3D Printing’s potential is expanding in various sectors, enabling the production of complex parts, personalized apparel and sustainable materials.
3D printing, also known as additive manufacturing, is a lucrative industry that is rising in popularity. It involves creating 3D objects—like hearing aids, shoes and even homes—by layering thin materials (e.g. wood, plastic, metal, etc.). In 2022, the 3D printing market was valued at US$18.33 billion and is projected to reach US$83.90 billion by 2029.
Although the technology has existed for over thirty years, it grew to fame in 2005 with the launch of the RepRap project (an open-source initiative). The RepRap project created the first open-source low-cost desktop 3D printers, making 3D printing accessible to anyone with a computer.
3D printing can produce small components and parts in nearly any shape, making it useful in a wide range of industries, including manufacturing, healthcare and even the fashion industry. It helps reduce costs while creating parts that may perform better than conventional alternatives.
Unlike conventional parts, which are limited by pre-existing designs, 3D printing simplifies the prototyping process and allows manufacturers to design complex, innovative parts with qualities like heat resistance, higher strength or water repellency. It also reduces manufacturing waste and enhances part precision by using filaments to print out parts from a variety of materials.
Let’s take a deeper dive into what industries are utilizing 3D printing and revolutionizing the scope of their operations.
The manufacturing industry is a significant contributor to carbon emissions, responsible for one-fifth of the total generated. The sector’s carbon footprint results from energy consumption during production and transportation through established supply chains. In response to growing environmental concerns, some businesses exploring 3D printing as a means to promote sustainability.
One advantage of 3D printing is its ability to reduce raw material waste. Traditional manufacturing typically involves cutting down a large block of material to create a desired shape, resulting in waste. In contrast, 3D printing uses additive manufacturing, which builds parts from filaments, resulting in less waste and requiring fewer resources.
To further reduce waste and energy consumption, businesses can adopt sustainable manufacturing practices in 3D printing, such as by using recycled materials. Several companies, such as GreenGate3D, Filamentive, NefilaTek, Refil and RePLAy 3D, produce fully or partially recycled filaments (made with recycled plastic) for 3D printers rather than the commonly used thermoplastic filaments.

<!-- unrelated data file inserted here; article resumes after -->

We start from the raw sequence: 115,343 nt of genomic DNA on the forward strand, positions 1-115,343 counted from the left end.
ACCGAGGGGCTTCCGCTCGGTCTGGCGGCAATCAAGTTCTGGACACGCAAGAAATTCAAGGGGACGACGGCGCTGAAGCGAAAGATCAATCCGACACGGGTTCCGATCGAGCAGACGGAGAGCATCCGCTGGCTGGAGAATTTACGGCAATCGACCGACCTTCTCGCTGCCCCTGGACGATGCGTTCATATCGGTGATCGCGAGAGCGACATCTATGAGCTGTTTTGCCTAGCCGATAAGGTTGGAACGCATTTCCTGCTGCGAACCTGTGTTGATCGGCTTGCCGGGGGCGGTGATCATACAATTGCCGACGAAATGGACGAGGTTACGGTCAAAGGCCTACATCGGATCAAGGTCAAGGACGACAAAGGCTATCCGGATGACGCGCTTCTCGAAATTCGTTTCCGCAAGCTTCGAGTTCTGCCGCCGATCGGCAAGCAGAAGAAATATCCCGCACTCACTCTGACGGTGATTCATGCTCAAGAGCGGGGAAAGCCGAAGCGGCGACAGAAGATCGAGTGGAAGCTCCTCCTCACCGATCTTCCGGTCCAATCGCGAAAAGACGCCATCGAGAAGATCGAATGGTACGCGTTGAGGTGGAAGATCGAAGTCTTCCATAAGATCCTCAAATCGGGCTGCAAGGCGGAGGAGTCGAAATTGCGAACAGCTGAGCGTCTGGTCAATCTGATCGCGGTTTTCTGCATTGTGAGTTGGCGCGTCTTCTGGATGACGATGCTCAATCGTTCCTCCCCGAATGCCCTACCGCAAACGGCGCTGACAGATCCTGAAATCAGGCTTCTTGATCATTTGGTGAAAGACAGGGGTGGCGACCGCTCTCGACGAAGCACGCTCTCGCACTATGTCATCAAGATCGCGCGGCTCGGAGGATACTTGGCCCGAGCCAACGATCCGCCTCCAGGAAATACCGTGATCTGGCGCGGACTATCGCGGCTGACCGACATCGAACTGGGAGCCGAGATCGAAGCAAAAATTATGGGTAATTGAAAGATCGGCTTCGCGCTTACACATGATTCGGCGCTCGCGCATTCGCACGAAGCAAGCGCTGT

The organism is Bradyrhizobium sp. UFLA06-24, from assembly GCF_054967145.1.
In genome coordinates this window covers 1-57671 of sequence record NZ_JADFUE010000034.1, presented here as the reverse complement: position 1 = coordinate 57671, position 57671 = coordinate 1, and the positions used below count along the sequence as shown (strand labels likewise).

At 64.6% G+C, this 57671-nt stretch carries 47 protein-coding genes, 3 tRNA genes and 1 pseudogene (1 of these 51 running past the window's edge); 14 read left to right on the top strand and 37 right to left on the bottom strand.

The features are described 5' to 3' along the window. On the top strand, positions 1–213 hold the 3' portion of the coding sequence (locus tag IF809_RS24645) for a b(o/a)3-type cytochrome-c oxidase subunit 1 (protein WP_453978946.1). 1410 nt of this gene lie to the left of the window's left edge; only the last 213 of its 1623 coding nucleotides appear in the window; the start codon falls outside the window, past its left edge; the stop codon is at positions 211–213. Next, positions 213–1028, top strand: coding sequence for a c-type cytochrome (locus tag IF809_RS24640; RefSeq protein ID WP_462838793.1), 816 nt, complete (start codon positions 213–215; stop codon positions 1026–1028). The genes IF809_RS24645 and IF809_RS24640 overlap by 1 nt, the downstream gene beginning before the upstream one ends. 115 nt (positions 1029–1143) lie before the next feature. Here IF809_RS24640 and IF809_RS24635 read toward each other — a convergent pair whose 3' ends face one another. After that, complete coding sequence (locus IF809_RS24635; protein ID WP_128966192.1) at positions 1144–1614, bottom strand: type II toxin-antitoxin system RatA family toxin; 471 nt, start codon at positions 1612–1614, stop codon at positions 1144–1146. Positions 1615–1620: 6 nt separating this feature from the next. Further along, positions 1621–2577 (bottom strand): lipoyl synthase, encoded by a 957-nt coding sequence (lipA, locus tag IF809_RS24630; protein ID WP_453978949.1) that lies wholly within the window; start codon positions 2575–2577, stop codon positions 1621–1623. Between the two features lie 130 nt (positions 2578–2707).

Finally, 3D printing is more eco-friendly than traditional manufacturing, as it uses less energy and reduces the emissions generated by transporting parts. Since products can be made on-site, businesses can save time and energy by avoiding transportation of parts made in different parts of the world. Additionally, when a manufacturer needs a part urgently, they can 3D Print it instead of transporting it, further reducing transportation emissions.
Since 1989, the aerospace industry has utilized 3D printing to develop lighter aircraft parts, reducing the aircraft’s weight and in turn the overall costs. A plane’s weight impacts fuel consumption and speed, so lighter aircraft means longer travel distances without increased fuel usage. Moreover, 3D printing allows for increased functionality through “functional integration”, reducing the number of components and cutting down on weight.
Also, incorporating 3D printing into the design workflow allows for more contemporary and innovative designs by facilitating prototyping and efficient testing at a lower cost. Commercial aircraft makers and engine suppliers, like Airbus, Boeing and GE Aviation, have adopted 3D printing, mainly parts for engines and airframes.
Fashion and cosmetics
The fashion industry has long struggled to become sustainable, as it is responsible for producing 10% of global carbon dioxide output. Discarded textiles are a significant part of waste, and the industry needs to overcome this problem to become more sustainable.
Unlike traditional manufacturing, it doesn’t involve cutting or sewing the material. It simply generates the article of clothing using overlapping layers of fabric. It also allows textile manufacturers to recycle discarded or unwanted textiles into newer clothes.
Several companies and high fashion brands are using 3D printing to create apparel. For instance, Adidas has rolled out ranges of personalized sneakers, such as the Futurecraft 4D (April 2017) and the AlphaEDGE 4D LTD (2018), which are made with 3D printed midsoles (the layer of foam that determines the weight and cushioning of a pair of sneakers).
World-renowned fashion designers are also incorporating the technology into their garment making process. For instance, Tel Aviv-based designer Danit Peleg makes printable clothing with sustainable materials, and Dutch designer Iris van Herpen creates 3D printed haute couture gowns, some of which were worn by celebrities like Winnie Harlow, Dove Cameron and Teyana Taylor at the 2022 Met Gala.
3D printing is revolutionizing manufacturing, aircraft making and fashion. From creating complex airplane components to personalized fashion items, 3D printing is driving efficiency and sustainability while enabling mass-scale customization. As the technology develops, its potential and applications will continue to expand, making it a critical tool across various industries.
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